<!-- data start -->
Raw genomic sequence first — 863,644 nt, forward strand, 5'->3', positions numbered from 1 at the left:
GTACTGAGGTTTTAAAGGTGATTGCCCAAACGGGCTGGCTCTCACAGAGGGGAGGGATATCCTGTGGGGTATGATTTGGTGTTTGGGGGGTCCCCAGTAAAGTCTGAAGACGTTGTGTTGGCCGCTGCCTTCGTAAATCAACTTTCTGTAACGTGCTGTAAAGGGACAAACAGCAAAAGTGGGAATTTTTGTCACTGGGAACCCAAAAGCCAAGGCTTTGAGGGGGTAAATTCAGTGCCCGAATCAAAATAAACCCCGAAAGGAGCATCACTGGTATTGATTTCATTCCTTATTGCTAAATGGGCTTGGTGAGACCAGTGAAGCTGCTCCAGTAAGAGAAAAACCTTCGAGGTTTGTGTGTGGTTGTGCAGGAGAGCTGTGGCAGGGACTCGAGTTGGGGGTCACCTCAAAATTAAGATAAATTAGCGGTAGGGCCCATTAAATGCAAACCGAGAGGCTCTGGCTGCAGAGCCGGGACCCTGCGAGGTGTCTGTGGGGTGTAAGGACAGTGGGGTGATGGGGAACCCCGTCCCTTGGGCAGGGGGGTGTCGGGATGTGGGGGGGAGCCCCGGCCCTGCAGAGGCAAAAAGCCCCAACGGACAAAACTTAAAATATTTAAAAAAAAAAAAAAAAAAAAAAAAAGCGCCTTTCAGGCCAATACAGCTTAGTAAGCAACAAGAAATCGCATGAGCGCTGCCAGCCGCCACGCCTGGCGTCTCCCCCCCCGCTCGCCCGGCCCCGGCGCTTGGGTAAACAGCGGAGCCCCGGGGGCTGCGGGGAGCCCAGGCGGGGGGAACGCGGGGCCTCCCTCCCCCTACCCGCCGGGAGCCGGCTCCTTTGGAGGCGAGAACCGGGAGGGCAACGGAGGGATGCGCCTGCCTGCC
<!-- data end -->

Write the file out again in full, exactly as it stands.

Raw genomic sequence first — 863,644 nt, forward strand, 5'->3', positions numbered from 1 at the left:
GTACTGAGGTTTTAAAGGTGATTGCCCAAACGGGCTGGCTCTCACAGAGGGGAGGGATATCCTGTGGGGTATGATTTGGTGTTTGGGGGGTCCCCAGTAAAGTCTGAAGACGTTGTGTTGGCCGCTGCCTTCGTAAATCAACTTTCTGTAACGTGCTGTAAAGGGACAAACAGCAAAAGTGGGAATTTTTGTCACTGGGAACCCAAAAGCCAAGGCTTTGAGGGGGTAAATTCAGTGCCCGAATCAAAATAAACCCCGAAAGGAGCATCACTGGTATTGATTTCATTCCTTATTGCTAAATGGGCTTGGTGAGACCAGTGAAGCTGCTCCAGTAAGAGAAAAACCTTCGAGGTTTGTGTGTGGTTGTGCAGGAGAGCTGTGGCAGGGACTCGAGTTGGGGGTCACCTCAAAATTAAGATAAATTAGCGGTAGGGCCCATTAAATGCAAACCGAGAGGCTCTGGCTGCAGAGCCGGGACCCTGCGAGGTGTCTGTGGGGTGTAAGGACAGTGGGGTGATGGGGAACCCCGTCCCTTGGGCAGGGGGGTGTCGGGATGTGGGGGGGAGCCCCGGCCCTGCAGAGGCAAAAAGCCCCAACGGACAAAACTTAAAATATTTAAAAAAAAAAAAAAAAAAAAAAAAAGCGCCTTTCAGGCCAATACAGCTTAGTAAGCAACAAGAAATCGCATGAGCGCTGCCAGCCGCCACGCCTGGCGTCTCCCCCCCCGCTCGCCCGGCCCCGGCGCTTGGGTAAACAGCGGAGCCCCGGGGGCTGCGGGGAGCCCAGGCGGGGGGAACGCGGGGCCTCCCTCCCCCTACCCGCCGGGAGCCGGCTCCTTTGGAGGCGAGAACCGGGAGGGCAACGGAGGGATGCGCCTGCCTGCC